A new exhibition revisits Americans' passion for Scandinavian design

·2-min read
Arnstein Arneberg, Design of the Security Council chamber of the UN, United Nations,, Nations Unies, New York (circa 1949)

Much of Europe has been gripped by a passion for Scandinavian design over the past decade, but it has long been outpaced by the United States. A new exhibition at the Nationalmuseum in Stockholm looks at the Nordic countries' influence on the modern American aesthetic. And vice versa.

"Scandinavian Design & USA - People, Encounters and Ideas, 1890-1980" is an international collaboration between the Nationalmuseum, the Los Angeles County Museum of Art, the Milwaukee Art Museum and the Nasjonalmuseet in Oslo. It features more than 300 objects from American and Scandinavian collections. These objects highlight the "design aesthetic, identity and philosophy" as we know it today.

The exhibition retraces the origins of Scandinavian design in the 1930s, under the impulse of designers such as Finland's Alvar Aalto, Denmark's Poul Henningsen and Finland's Maija Isola. Their credo: functionality and minimalism. It was not until two decades later that this aesthetic made a noticeable appearance on the international scene thanks to the traveling exhibition "Design in Scandinavia: An Exhibition of Objects for the Home."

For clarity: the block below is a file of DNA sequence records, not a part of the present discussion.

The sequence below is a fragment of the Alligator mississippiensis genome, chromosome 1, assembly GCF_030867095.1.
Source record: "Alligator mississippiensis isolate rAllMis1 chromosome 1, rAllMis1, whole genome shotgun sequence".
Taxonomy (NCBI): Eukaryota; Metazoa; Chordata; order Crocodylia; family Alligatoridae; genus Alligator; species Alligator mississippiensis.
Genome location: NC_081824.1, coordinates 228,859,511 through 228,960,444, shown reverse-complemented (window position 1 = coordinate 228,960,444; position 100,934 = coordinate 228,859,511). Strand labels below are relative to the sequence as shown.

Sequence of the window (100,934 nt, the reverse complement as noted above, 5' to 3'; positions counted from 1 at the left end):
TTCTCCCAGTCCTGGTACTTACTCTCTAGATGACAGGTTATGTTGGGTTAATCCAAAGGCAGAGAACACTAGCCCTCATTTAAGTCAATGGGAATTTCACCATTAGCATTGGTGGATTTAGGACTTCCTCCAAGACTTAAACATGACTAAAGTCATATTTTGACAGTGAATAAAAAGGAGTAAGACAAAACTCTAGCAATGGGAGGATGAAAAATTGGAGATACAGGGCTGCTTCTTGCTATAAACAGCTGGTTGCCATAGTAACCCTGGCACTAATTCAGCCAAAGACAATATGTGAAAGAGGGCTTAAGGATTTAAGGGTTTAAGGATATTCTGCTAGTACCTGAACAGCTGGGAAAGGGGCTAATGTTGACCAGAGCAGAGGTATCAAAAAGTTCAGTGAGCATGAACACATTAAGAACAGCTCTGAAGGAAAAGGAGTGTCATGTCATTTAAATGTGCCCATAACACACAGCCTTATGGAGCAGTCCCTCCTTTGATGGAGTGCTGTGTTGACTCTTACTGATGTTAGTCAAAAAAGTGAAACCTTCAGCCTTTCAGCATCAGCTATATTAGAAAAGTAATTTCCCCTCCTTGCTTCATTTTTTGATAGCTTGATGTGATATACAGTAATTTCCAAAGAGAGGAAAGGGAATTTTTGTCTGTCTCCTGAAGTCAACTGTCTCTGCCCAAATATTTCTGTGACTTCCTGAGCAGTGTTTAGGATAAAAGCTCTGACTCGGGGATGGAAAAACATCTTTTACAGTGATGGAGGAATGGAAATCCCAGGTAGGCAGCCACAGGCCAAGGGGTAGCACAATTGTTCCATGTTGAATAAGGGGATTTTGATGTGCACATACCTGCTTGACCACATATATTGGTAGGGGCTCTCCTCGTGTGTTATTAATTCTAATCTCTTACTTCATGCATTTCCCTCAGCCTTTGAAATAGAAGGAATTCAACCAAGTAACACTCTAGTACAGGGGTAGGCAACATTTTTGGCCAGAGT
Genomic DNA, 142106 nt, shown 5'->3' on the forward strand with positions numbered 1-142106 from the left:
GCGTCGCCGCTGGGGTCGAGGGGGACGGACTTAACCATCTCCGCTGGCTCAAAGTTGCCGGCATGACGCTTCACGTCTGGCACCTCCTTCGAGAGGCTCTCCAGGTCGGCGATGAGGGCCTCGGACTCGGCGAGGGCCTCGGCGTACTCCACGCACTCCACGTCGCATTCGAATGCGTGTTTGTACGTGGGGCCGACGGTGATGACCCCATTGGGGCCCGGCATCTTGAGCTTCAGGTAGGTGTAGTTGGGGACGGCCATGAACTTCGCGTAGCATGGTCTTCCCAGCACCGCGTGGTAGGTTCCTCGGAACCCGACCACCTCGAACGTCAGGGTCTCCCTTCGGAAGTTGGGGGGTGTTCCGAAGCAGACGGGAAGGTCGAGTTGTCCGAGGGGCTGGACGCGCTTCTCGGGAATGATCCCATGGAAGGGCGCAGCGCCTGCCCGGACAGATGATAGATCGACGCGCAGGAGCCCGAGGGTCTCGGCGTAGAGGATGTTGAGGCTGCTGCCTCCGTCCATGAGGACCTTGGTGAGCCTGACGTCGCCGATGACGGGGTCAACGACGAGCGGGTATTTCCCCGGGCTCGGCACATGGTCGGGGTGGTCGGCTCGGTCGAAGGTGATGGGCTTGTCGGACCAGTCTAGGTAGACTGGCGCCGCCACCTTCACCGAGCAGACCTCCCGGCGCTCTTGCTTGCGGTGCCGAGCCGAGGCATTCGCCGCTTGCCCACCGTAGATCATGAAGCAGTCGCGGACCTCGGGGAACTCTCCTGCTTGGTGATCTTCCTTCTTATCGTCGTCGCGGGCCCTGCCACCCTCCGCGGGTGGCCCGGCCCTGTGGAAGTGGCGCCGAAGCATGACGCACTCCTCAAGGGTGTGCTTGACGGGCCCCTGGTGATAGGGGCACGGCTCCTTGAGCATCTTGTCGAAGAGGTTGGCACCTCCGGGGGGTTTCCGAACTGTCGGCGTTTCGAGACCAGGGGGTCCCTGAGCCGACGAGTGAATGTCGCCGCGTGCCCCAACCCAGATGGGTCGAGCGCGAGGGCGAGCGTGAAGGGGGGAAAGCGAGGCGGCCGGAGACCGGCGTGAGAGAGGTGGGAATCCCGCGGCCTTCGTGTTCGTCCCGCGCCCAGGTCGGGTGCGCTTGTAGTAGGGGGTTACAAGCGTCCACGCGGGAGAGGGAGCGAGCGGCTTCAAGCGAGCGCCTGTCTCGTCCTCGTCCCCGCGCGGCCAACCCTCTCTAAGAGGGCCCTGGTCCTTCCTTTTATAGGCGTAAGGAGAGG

This bold initiative by the Nordic countries aimed to bring Scandinavian design into North American stores and homes. And it worked. Scandinavian design quickly became synonymous with good taste and good living... until it experienced an identity crisis in the 1960s with the arrival of Pop art. Thirty years later it came out of the identity crisis and has since become an absolute reference in design.

"Scandinavian Design & USA - People, Encounters and Ideas, 1890-1980" focuses on the influence that Scandinavian aesthetics had on American design. Visitors to the exhibition will be able to immerse themselves in the stories of Scandinavian designers who immigrated to the United States, contributing to an exchange of ideas between the Nordic countries and North America. Scandinavia was not the only region of the world to use design as a diplomatic tool. The United States did the same during the Cold War, as the exhibition "Scandinavian Design & USA" highlights.

"Scandinavian Design & USA - People, Encounters and Ideas, 1890-1980" will run from October 14 through January 9, 2022 at the Nationalmuseum in Stockholm. It will then travel to the Los Angeles County Museum of Art, the Milwaukee Art Museum and the Nasjonalmuseet.

Caroline Drzewinski

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